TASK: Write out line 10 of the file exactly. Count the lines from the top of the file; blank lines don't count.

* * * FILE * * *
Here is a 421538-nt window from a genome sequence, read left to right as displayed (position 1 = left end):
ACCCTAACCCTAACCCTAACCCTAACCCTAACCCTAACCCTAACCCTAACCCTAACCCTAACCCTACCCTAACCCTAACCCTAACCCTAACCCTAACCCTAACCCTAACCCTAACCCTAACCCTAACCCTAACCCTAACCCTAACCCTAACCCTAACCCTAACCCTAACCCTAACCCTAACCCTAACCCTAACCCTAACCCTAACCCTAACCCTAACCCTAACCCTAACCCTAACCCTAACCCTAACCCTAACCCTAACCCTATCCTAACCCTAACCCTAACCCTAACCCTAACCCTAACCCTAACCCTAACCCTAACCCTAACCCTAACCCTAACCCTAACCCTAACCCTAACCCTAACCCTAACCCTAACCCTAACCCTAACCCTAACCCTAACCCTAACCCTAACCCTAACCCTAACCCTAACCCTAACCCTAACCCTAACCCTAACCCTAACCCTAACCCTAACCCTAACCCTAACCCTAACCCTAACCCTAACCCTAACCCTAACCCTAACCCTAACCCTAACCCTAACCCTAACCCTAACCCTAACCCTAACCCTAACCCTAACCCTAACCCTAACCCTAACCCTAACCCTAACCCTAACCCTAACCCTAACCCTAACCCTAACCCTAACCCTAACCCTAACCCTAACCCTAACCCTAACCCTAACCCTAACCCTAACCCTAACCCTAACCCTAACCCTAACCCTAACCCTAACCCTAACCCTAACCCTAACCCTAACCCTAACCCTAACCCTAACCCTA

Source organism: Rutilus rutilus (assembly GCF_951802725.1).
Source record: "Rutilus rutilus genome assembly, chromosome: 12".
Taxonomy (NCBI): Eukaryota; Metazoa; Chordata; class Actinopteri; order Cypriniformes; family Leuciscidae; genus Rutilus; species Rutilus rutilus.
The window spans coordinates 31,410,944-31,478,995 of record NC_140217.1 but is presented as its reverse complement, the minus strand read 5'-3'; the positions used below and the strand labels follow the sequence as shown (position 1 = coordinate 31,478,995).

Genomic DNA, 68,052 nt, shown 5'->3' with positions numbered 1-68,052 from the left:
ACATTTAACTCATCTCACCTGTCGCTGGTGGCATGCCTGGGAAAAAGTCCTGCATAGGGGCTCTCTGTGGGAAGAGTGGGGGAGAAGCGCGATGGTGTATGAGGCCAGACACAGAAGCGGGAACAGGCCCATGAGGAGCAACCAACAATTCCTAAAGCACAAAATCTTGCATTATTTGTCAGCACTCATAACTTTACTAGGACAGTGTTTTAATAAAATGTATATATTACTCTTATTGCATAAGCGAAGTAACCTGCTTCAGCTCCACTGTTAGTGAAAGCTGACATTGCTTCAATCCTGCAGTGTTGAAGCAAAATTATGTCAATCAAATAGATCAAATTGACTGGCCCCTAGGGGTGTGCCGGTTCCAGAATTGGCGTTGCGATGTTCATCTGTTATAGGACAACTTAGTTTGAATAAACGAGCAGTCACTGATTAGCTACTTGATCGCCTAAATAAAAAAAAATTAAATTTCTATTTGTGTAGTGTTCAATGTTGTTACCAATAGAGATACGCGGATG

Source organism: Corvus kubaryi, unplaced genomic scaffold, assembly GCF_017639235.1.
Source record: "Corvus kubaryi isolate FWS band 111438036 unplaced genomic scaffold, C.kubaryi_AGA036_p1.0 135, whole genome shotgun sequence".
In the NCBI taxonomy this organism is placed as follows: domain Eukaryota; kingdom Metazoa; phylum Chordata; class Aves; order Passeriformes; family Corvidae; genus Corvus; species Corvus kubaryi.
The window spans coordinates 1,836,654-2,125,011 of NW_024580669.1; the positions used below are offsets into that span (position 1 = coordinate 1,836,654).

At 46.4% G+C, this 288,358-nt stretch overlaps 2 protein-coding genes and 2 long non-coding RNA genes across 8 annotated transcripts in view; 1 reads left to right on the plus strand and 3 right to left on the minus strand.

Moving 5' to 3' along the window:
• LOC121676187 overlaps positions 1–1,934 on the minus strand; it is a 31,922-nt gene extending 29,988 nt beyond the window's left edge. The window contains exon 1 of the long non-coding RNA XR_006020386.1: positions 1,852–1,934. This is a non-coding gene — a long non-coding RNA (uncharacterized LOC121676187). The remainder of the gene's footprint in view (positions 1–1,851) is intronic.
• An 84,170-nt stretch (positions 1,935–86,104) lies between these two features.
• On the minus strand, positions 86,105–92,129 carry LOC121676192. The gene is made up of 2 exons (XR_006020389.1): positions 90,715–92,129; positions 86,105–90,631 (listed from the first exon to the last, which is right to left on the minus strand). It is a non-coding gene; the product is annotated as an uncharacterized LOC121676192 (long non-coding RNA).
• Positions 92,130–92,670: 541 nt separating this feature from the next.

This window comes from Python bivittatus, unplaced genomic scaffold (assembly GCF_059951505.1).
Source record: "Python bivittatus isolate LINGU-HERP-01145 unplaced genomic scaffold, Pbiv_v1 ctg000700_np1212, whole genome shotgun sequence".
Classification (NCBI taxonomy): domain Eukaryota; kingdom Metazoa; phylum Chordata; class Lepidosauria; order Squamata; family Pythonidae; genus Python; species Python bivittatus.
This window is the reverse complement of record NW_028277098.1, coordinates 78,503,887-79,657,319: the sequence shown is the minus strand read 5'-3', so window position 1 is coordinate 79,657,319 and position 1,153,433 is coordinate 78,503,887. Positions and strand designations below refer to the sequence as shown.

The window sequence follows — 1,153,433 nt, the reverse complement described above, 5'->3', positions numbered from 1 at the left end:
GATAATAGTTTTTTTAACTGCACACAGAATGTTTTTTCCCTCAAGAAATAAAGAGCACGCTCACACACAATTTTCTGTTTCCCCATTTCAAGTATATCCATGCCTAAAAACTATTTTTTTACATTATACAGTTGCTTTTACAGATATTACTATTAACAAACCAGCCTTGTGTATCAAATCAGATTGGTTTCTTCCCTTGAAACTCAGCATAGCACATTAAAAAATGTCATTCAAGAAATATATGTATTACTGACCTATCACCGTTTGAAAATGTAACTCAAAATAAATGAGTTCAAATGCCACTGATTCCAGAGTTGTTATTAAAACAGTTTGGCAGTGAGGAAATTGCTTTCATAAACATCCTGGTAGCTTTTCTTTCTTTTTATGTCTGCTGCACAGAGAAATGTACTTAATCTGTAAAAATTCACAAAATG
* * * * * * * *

Source record: "Corvus kubaryi isolate FWS band 111438036 unplaced genomic scaffold, C.kubaryi_AGA036_p1.0 135, whole genome shotgun sequence".